We intended to open in the old Arise! Bookstore building, but it fell through for a few reasons, mostly due to money. After contacting some neighborhood groups, we found an odd space in the back of a quirky building in the Seward neighborhood, near our friends at the Seward Cafe. It turned out to be a perfectly magical fit. We were also able to share the space with our friends at the Women’s Prison Book Project who distribute books to women and transgender persons in prisons.
After a year of writing business plans, fundraising, building beautiful custom bookshelves, and making dreamy book lists, we opened in January of 2011. Over the last five years, we’ve sold thousands of books, hosted hundreds of events, meetings and book clubs, and thrived with the support of countless volunteers and patrons. It’s been a wild ride, and we look forward to the adventures the next five bring.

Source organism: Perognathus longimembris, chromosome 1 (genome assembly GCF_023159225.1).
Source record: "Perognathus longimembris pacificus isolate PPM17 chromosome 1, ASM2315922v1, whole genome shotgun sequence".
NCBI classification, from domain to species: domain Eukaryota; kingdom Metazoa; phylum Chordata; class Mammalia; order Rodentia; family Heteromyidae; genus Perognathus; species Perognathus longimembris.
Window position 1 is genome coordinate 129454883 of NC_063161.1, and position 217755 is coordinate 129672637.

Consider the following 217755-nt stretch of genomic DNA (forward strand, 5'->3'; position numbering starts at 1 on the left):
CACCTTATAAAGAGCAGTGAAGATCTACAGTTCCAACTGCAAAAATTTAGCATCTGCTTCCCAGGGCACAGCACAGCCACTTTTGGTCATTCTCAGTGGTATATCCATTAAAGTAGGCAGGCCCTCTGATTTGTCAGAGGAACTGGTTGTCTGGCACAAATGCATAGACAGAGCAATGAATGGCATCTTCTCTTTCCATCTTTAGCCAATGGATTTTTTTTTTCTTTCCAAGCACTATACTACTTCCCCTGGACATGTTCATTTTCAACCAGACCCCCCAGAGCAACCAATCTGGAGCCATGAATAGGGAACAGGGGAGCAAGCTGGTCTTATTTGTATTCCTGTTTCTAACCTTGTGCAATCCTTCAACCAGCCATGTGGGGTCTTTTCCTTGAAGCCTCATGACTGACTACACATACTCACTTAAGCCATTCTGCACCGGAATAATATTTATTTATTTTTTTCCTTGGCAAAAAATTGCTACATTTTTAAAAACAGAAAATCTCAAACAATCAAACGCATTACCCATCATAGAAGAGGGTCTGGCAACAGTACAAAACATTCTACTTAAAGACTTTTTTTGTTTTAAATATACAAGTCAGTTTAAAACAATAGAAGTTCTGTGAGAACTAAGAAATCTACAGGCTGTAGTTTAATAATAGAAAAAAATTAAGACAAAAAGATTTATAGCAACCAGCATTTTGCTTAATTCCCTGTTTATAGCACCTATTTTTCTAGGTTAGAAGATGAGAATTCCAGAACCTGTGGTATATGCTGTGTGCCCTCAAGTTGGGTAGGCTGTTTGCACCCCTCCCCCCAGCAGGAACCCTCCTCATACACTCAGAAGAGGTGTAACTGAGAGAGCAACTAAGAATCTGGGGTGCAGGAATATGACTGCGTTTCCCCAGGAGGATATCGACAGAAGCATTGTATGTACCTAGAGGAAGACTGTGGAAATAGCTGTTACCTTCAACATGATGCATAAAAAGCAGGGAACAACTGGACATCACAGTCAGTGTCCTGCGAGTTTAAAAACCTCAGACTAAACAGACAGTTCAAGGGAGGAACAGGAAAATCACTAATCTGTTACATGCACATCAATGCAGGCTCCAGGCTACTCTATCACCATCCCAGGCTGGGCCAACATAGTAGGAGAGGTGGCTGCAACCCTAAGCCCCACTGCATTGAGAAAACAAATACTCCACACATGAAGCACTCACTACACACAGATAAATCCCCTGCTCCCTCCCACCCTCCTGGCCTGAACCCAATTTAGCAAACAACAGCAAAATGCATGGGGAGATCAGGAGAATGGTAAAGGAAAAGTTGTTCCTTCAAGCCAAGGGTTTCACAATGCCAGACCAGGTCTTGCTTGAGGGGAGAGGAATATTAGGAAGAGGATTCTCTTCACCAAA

2. A boneshaker is a Victorian-era bicycle; we too love the combination of books and bicycles. How did you choose the name and what do bikes + books mean to you?
So one of the ideas that we included in our vision of Boneshaker Books from our earliest collective meetings was to offer a free bike delivery service for special orders. Many of our founding collective members rode their bikes for transportation already, and it just seemed like a natural addition to our store. So as we discussed that intersection of interests, we gravitated towards a bike/book name.
And as we thought more about that combination, we thought about the ideological similarities between riding bikes and reading books. Today, neither of those things is seen as essential to enjoying your life—but anyone who rides a bike or reads a book will tell you how empowering those activities are! How they are essential to so many of us!
Riding a boneshaker bike is also a really jarring experience, which we think describes our inventory pretty well. We carry books that rattle your core, and the name Boneshaker Books fits that perfectly.
3. What’s your favorite (or the most popular) Microcosm book in your store? How about any book at all?